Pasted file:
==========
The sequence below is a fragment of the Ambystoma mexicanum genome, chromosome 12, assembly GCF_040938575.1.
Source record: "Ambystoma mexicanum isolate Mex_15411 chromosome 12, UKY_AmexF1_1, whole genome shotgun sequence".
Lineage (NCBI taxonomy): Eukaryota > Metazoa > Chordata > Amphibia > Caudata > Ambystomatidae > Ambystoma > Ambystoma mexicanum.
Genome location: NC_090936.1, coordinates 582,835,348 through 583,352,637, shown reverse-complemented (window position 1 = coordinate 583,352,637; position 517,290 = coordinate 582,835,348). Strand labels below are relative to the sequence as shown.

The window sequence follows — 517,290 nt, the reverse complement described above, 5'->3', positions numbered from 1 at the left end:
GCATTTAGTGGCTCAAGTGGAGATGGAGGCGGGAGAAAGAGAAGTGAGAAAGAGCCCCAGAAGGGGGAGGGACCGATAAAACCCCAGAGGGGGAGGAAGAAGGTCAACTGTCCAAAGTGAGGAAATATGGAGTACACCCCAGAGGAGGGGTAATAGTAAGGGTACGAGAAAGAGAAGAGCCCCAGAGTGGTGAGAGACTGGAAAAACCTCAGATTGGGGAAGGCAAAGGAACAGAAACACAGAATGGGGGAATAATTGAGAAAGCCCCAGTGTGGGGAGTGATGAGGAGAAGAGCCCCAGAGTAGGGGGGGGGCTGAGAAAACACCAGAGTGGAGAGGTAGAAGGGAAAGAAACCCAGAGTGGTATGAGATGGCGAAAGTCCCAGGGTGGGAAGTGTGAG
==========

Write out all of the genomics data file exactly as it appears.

The sequence below is a fragment of the Ambystoma mexicanum genome, chromosome 12, assembly GCF_040938575.1.
Source record: "Ambystoma mexicanum isolate Mex_15411 chromosome 12, UKY_AmexF1_1, whole genome shotgun sequence".
Lineage (NCBI taxonomy): Eukaryota > Metazoa > Chordata > Amphibia > Caudata > Ambystomatidae > Ambystoma > Ambystoma mexicanum.
Genome location: NC_090936.1, coordinates 582,835,348 through 583,352,637, shown reverse-complemented (window position 1 = coordinate 583,352,637; position 517,290 = coordinate 582,835,348). Strand labels below are relative to the sequence as shown.

The window sequence follows — 517,290 nt, the reverse complement described above, 5'->3', positions numbered from 1 at the left end:
GCATTTAGTGGCTCAAGTGGAGATGGAGGCGGGAGAAAGAGAAGTGAGAAAGAGCCCCAGAAGGGGGAGGGACCGATAAAACCCCAGAGGGGGAGGAAGAAGGTCAACTGTCCAAAGTGAGGAAATATGGAGTACACCCCAGAGGAGGGGTAATAGTAAGGGTACGAGAAAGAGAAGAGCCCCAGAGTGGTGAGAGACTGGAAAAACCTCAGATTGGGGAAGGCAAAGGAACAGAAACACAGAATGGGGGAATAATTGAGAAAGCCCCAGTGTGGGGAGTGATGAGGAGAAGAGCCCCAGAGTAGGGGGGGGGCTGAGAAAACACCAGAGTGGAGAGGTAGAAGGGAAAGAAACCCAGAGTGGTATGAGATGGCGAAAGTCCCAGGGTGGGAAGTGTGAG